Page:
ARKit · · 6 min read

ARKit Tutorial: Working with 2D Image Recognition

ARKit Tutorial: Working with 2D Image Recognition

Welcome to the sixth installment of our ARKit tutorial series. This week we are going to talk about image recognition in augmented reality. Starting from iOS 11.3, ARKit has the capability to recognize 2D images. If you are interested in learning about building apps that recognize 2D images with ARKit, this tutorial is written for you.

Many AR experiences can be enhanced by using known features of the user’s environment to trigger the appearance of virtual content. For example, a museum app might show a virtual curator when the user points their device at a painting, or a board game might place virtual pieces when the player points their device at a game board. In iOS 11.3 and later, you can add such features to your AR experience by enabling image recognition in ARKit: Your app provides known 2D images, and ARKit tells you when and where those images are detected during an AR session.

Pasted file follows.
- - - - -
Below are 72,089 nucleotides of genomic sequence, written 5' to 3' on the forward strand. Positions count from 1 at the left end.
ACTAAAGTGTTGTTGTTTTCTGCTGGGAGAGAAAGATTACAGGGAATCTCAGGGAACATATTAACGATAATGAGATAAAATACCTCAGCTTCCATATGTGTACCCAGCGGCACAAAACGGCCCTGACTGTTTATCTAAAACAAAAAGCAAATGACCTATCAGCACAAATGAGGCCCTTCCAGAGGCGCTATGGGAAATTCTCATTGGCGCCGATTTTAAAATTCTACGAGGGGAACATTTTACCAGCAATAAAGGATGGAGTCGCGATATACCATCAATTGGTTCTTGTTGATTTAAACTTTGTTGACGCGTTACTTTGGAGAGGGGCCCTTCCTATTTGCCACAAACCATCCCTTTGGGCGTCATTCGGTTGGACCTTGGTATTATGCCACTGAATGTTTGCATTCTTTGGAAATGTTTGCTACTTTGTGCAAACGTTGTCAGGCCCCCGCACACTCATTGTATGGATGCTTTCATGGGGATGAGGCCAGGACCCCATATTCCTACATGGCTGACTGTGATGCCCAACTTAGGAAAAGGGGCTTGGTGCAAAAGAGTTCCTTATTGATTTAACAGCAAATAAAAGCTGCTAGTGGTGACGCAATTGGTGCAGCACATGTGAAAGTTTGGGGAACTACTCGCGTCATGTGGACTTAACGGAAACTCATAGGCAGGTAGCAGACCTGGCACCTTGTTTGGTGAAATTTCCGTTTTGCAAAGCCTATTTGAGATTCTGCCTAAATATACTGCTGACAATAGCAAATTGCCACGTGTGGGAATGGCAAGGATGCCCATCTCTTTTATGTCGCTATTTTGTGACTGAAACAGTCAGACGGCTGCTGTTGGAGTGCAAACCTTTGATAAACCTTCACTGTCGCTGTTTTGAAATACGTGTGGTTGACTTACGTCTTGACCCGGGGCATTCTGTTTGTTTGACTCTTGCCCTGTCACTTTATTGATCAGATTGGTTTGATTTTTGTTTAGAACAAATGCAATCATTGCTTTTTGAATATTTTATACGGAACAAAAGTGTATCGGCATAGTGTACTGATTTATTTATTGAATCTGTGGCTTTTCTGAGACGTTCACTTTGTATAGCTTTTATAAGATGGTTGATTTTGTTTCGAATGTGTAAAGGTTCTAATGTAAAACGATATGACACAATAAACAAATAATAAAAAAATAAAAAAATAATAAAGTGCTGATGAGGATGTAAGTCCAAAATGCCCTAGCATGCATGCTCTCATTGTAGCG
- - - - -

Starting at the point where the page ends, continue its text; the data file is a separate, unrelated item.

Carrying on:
- Apple Documentation


This tutorial requires you to have a solid understanding of previous ARKit tutorial topics we discussed. If you are new to ARKit, please do check out our ARKit tutorial series here.

In order to follow this tutorial, you will need to have Xcode running on version 9.3 or later and an Apple device running on iOS 11.3 or later.

Without further ado, let’s dive in.

What You’ll Build

We shall build an ARKit image recognition App. At anytime the app detects a recognizable image, it shall run an animation sequence that shows the location and size of the detected image in the world. On top of that, the app will have a label that reflects the detected image’s name. If you don’t know what I mean, the image below will give you a better idea.